In addition, corn has a high glycemic index, which means it may cause a spike in your dog’s blood sugar. Rapid blood glucose level changes can make a dog bounce off the walls, then experience a sudden energy crash – and that’s no fun for you as an owner, or for your dog!

Eggs and Dairy

Eggs, proteins, and dairy are three more common allergy triggers in dogs. If your pup is allergic to these foods, they might experience some very bothersome symptoms, including flatulence, AKA farts. 

Like lactose intolerance in humans, dogs can deal with chronic gassiness as a result of an egg or dairy allergy. As if that wasn’t bad enough, allergies to these foods can also cause more serious gastrointestinal distress, as well as coughing and wheezing. 

Chicken or Lamb

There are plenty of reasons to feed your dog beef-based food. One of the biggest pros of switching from chicken, lamb, fish, or even venison to beef is the potential for your dog to be allergic to these forms of protein. 

Sometimes, these sensitivities develop because your dog was only fed one form of protein for years.  

Chicken and lamb are common food allergens for dogs, which is why we make all of our food with USDA-grade beef instead!

Diagnosing and Treating Food Allergies in Dogs

When a dog has food allergies, vets have to take a unique approach to treatment. While many of the types of allergies that dogs suffer from respond well to medications, food allergies can usually only be prevented with elimination of the allergen. That means you and your vet will need to team up to determine what’s causing your dog’s symptoms and cut it out of their diet.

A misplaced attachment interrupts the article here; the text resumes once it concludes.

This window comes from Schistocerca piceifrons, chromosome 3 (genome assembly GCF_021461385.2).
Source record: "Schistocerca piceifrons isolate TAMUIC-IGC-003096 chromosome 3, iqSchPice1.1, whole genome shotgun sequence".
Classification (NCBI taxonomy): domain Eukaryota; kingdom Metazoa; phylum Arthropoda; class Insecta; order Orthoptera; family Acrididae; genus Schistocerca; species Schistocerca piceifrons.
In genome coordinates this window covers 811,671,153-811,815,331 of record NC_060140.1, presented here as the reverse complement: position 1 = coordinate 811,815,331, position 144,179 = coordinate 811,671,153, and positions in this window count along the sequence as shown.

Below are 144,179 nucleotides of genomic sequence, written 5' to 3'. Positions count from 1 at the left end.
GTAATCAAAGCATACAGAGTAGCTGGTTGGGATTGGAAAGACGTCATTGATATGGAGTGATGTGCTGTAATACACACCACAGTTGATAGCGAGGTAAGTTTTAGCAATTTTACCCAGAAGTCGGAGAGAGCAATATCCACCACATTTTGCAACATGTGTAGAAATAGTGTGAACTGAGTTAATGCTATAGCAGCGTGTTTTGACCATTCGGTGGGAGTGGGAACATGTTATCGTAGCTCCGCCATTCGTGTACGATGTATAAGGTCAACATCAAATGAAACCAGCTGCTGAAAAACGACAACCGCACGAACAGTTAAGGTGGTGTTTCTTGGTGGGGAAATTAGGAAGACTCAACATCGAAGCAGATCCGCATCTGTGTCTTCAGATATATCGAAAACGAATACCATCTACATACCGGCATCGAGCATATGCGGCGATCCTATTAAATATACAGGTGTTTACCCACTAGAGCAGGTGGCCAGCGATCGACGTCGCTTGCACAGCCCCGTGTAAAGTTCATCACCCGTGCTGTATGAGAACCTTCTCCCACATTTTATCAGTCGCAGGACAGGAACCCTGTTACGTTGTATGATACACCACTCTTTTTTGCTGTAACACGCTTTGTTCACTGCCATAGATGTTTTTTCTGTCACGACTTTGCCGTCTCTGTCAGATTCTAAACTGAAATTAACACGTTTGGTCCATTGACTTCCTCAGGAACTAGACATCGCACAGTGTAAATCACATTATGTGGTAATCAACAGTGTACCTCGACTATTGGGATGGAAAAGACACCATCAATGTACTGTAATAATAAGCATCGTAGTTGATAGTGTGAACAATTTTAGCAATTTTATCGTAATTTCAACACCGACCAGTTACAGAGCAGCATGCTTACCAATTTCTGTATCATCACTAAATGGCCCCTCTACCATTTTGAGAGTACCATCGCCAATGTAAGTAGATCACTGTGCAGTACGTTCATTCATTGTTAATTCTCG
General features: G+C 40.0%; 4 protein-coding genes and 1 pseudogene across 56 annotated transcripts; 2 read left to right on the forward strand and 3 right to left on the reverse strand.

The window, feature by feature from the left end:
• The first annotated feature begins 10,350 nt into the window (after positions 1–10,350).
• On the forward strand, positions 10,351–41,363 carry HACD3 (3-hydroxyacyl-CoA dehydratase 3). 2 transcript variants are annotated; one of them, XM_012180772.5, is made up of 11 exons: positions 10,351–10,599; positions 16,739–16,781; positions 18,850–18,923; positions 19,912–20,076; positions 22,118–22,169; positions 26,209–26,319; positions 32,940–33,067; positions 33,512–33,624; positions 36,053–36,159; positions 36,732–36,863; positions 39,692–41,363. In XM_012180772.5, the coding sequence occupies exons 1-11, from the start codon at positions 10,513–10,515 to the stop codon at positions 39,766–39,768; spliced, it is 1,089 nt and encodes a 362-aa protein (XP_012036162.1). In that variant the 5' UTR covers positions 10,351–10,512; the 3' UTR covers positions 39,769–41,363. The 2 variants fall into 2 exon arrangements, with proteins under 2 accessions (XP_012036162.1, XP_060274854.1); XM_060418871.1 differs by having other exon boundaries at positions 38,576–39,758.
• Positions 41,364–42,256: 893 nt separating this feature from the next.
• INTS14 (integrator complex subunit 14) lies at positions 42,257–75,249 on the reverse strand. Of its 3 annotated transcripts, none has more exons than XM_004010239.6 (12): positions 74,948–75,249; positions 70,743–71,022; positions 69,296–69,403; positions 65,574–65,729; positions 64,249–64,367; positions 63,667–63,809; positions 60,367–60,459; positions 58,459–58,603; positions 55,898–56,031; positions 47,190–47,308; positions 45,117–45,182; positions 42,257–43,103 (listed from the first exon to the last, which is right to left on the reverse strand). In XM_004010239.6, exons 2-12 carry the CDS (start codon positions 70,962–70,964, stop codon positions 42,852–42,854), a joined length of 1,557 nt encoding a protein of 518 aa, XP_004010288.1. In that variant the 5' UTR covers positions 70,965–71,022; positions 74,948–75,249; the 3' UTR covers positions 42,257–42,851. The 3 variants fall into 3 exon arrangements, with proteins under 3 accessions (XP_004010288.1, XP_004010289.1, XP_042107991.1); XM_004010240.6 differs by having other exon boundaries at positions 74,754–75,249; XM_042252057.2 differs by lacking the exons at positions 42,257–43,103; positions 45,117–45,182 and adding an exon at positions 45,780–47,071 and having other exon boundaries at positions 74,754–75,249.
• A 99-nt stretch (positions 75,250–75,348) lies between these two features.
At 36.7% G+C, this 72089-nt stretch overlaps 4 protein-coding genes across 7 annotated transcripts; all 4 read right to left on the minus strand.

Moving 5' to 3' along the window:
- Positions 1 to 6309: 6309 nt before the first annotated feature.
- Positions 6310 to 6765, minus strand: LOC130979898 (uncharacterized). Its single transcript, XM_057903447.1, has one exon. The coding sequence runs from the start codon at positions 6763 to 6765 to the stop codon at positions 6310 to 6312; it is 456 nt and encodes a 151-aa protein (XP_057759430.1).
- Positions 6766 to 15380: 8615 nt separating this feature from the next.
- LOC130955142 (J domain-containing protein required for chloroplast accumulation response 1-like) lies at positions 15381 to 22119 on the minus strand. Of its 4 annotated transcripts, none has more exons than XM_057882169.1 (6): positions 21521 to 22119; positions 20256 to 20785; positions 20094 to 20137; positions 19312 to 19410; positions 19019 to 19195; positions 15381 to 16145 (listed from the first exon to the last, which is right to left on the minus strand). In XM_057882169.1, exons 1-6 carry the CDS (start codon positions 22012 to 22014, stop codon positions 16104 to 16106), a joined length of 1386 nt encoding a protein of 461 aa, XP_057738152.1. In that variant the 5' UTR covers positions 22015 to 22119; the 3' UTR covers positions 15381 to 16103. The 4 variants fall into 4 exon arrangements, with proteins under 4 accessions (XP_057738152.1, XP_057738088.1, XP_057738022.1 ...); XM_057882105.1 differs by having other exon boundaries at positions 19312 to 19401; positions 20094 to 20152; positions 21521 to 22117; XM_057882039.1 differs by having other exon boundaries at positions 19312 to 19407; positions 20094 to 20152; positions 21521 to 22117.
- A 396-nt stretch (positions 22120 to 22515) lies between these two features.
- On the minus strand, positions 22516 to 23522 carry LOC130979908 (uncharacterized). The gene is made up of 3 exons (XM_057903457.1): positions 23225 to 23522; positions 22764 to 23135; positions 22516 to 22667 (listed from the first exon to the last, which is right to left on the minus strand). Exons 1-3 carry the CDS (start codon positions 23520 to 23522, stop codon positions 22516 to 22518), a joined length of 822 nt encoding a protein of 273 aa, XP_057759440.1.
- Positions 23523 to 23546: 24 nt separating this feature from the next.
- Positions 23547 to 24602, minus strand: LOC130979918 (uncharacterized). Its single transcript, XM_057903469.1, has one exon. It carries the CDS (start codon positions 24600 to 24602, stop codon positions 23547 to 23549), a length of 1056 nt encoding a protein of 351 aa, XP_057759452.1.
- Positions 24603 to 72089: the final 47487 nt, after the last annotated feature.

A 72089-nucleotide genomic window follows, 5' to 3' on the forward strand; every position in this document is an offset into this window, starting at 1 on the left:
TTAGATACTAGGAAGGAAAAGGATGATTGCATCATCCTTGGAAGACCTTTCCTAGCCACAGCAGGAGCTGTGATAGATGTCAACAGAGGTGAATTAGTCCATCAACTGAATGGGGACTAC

To diagnose your dog with food allergies, your vet may recommend that you put them on what’s known as an elimination diet. This diet works to cut out the most common allergens that cause reactions in dogs, one at a time, so you can figure out what their allergen is. That means trying no dairy, corn, soy, wheat, chicken, or eggs. 

Without these foods, your dog is left with better overall nutrition anyway. Even though some dogs might not be allergic to them, foods like corn and wheat are best left out of your pet’s diet as they’re mostly filler ingredients. 

While the average dog food is highly processed and packed with common allergens, Sundays for Food for Dogs is all-natural and never air-dried. It’s human-grade food that your pup will love!

Want To Learn More About the Best Food For Your Dog? 

If you want to treat your dog like canine royalty, Sundays is the perfect food for them. It’s packed with nutrients and made without any of the most common allergens. 

Try Healthy, Easy Sundays